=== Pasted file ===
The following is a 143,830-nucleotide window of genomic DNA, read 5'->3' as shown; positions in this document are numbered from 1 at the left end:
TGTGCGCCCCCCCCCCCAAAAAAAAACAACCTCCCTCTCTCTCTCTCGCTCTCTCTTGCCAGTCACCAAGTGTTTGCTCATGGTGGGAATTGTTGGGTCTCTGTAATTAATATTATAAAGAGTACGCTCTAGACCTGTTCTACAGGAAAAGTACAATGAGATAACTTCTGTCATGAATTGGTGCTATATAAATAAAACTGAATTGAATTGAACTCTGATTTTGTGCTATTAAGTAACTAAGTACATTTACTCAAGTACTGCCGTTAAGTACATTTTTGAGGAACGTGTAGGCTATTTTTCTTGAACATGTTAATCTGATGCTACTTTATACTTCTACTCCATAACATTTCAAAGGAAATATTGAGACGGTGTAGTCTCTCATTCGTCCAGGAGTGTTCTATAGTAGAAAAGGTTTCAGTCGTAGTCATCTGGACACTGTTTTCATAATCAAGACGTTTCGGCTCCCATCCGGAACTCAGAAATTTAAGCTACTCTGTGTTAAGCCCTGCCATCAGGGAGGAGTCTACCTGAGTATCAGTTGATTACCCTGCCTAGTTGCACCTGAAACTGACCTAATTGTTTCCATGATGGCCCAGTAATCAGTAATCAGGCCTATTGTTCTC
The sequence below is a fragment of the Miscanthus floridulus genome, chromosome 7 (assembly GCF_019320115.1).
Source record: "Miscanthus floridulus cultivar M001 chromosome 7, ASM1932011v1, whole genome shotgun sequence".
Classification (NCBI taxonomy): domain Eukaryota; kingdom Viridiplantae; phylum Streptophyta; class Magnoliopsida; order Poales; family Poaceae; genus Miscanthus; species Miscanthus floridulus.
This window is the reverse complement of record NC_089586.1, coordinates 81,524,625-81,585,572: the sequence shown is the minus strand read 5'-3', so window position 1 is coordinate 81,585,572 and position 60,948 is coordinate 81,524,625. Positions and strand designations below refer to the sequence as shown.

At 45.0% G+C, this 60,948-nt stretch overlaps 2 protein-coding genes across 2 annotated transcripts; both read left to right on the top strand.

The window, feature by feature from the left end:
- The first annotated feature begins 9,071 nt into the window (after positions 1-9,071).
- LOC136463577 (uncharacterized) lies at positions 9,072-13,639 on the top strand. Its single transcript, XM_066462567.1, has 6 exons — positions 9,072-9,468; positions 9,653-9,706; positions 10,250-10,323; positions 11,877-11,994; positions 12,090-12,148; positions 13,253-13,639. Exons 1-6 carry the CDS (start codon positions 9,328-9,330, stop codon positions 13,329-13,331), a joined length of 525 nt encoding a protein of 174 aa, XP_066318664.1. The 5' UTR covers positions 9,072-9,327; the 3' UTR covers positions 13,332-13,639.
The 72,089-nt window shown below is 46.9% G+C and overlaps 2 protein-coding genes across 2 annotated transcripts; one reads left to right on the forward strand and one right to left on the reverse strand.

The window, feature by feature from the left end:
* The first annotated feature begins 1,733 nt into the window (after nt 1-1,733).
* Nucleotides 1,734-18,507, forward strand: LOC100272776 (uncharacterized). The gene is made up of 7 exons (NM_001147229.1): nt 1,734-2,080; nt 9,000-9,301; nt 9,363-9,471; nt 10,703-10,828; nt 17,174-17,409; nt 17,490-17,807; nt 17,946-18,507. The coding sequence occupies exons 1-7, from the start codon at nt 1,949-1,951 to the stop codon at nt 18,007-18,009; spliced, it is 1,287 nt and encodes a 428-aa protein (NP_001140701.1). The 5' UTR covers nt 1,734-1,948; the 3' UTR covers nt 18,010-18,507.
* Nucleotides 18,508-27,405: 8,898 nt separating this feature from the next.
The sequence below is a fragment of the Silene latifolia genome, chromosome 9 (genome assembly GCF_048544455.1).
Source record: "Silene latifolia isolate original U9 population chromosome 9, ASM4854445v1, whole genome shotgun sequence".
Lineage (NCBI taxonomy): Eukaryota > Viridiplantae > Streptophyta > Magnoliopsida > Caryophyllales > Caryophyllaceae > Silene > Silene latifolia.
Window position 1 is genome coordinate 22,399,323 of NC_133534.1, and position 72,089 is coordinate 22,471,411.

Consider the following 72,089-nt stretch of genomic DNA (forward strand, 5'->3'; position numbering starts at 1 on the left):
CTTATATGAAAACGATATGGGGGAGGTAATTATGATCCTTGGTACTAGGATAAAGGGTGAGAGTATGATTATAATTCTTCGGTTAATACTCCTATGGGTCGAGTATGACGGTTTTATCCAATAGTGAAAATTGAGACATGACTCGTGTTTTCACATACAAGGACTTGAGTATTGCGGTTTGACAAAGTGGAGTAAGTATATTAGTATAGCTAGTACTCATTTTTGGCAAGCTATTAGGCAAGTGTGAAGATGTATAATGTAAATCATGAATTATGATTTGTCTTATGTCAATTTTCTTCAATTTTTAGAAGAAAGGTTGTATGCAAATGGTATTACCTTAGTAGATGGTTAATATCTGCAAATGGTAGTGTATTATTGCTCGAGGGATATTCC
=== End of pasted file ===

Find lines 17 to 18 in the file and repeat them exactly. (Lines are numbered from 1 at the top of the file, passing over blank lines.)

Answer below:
Source record: "Silene latifolia isolate original U9 population chromosome 9, ASM4854445v1, whole genome shotgun sequence".
Lineage (NCBI taxonomy): Eukaryota > Viridiplantae > Streptophyta > Magnoliopsida > Caryophyllales > Caryophyllaceae > Silene > Silene latifolia.